Suzanne Collins Is Mum About Her Politics, But Her Books Speak For Themselves

Suzanne Collins is surprisingly mum about her political views, but her novels send some big messages.

Sara Belcher - Author

Jun. 10 2024, Published 6:37 p.m. ET

Suzanne Collins at the premiere of A Ballad of Songbirds and Snakes
Source: Getty Images

Famed author of the Hunger Games trilogy Suzanne Collins has been clear that her books are meant to send a message. When she initially walked away from the popular franchise after the last movie, Mockingjay Part 2, released in 2015, she did so with the message that she wouldn't return to Panem unless there was a new story to tell.

Article continues below advertisement

Since then, we've received the novel (and film adaptation) A Ballad of Songbirds and Snakes, following President Snow's experience mentoring a tribute from District 12 in one of the earliest iterations of the annual games.

Suzanne Collins
Source: Getty Images
Article continues below advertisement

Though Suzanne had originally said she wouldn't share the story of District 12 winner Haymitch Abernathy, it seems she's changed her mind. Sunrise on the Reaping is the fifth book set in the Hunger Games universe and will release on March 18, 2025. The film has already been slated for an adaptation.

Each of these novels has a deeper political message to them, as Suzanne is known for relating her work back to some of the darker current events. But what are the author's political views?

What are Suzanne Collins's politics? Her books have been used in activism.

Though many of Suzanne's novels have some intense political and social commentary embedded in them, the author has never spoken publicly about which side of the party line she votes along. Instead, it seems the writer wants to let the messages her readers take away from her work speak for her.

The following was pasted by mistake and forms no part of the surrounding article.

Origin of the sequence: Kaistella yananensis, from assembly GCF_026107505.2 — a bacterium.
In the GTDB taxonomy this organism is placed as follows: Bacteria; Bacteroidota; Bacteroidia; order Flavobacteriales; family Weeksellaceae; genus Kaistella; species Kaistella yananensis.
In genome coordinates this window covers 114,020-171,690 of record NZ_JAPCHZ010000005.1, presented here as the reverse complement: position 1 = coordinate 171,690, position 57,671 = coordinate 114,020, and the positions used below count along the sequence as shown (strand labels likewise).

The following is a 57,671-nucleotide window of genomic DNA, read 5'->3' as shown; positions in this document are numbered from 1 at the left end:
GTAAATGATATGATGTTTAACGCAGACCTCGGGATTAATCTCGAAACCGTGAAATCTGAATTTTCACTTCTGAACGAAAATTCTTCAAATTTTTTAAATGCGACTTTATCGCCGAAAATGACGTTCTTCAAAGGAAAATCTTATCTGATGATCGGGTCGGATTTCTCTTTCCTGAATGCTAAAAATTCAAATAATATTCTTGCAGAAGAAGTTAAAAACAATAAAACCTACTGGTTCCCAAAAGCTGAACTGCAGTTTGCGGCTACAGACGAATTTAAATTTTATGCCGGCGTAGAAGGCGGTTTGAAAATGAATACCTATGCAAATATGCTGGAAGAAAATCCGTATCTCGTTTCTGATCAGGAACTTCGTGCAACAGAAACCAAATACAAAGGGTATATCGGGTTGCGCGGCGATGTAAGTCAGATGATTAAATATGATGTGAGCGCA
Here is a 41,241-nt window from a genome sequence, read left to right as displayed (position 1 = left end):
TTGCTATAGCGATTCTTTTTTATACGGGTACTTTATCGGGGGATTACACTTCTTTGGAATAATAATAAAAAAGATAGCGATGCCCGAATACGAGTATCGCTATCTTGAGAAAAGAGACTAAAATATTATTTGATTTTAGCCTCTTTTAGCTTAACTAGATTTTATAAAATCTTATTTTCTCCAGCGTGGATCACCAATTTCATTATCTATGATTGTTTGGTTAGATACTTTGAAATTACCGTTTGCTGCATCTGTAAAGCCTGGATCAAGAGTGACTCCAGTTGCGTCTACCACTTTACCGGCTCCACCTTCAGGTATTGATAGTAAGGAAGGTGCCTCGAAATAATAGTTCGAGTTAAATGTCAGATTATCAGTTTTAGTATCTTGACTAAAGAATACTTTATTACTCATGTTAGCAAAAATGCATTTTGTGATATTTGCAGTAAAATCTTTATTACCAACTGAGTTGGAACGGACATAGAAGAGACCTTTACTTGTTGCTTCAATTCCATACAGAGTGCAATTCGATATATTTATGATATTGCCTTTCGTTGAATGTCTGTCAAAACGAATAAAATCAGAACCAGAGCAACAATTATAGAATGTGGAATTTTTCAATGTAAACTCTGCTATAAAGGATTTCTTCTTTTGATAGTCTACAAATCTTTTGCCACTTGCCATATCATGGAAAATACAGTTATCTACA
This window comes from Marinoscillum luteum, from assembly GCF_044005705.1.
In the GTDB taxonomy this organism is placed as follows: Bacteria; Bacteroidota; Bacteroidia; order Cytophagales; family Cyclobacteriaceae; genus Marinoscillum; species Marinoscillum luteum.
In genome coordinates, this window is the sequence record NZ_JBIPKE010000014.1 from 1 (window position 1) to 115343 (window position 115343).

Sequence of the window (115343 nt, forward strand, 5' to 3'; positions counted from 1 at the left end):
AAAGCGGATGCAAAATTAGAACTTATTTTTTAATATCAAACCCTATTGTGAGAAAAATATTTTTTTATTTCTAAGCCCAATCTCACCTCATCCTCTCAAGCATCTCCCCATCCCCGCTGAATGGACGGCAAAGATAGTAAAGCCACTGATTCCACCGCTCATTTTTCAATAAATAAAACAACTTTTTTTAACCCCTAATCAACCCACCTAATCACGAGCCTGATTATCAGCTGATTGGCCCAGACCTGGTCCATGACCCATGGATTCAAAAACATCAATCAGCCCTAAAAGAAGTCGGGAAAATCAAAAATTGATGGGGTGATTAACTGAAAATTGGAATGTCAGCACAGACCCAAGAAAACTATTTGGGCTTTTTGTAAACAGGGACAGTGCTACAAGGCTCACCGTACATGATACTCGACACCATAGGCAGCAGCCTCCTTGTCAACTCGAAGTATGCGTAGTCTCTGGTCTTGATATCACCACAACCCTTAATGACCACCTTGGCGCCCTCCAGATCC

Article continues below advertisement

Despite her public silence, her novels have been used in some activist protests, with references to Mockingjay made during BLM protests and other organized activism.

Considering the pro-revolution messaging many of her novels contain, though, it's likely safe to assume she's not a particularly conservative or right-wing person (though she has not personally confirmed).

Article continues below advertisement

The 'Hunger Games' trilogy is about the "just-war theory."

Though we may not yet know what political message Suzanne plans to send readers with this upcoming novel, it's not likely to stray from the just-war theory she's implemented for the previous stories set in the world of Panem. Though the author has remained mum publicly about her personal political views, she shared in an interview with The New York Times in 2018 how she wanted to write a "just-war" story for young adults.

"Just-war theory has evolved over thousands of years in an attempt to define what circumstances give you the moral right to wage war and what is acceptable behavior within that war and its aftermath. The why and the how," she told the outlet. "It helps differentiate between what’s considered a necessary and an unnecessary war. In The Hunger Games trilogy, the districts rebel against their own government because of its corruption. The citizens of the districts have no basic human rights, are treated as slave labor, and are subjected to the Hunger Games annually. I believe the majority of today’s audience would define that as grounds for revolution."

Despite the immediate buzz the announcement of Sunset on the Reaper immediately garnered, she has not publicly stated just what angle the upcoming novel will take, nor any of the ulterior messages she hopes to convey through Haymitch's story.

More from Distractify

Latest Books News and Updates

    Opt-out of personalized ads

    © Copyright 2024 Distractify. Distractify is a registered trademark. All Rights Reserved. People may receive compensation for some links to products and services on this website. Offers may be subject to change without notice.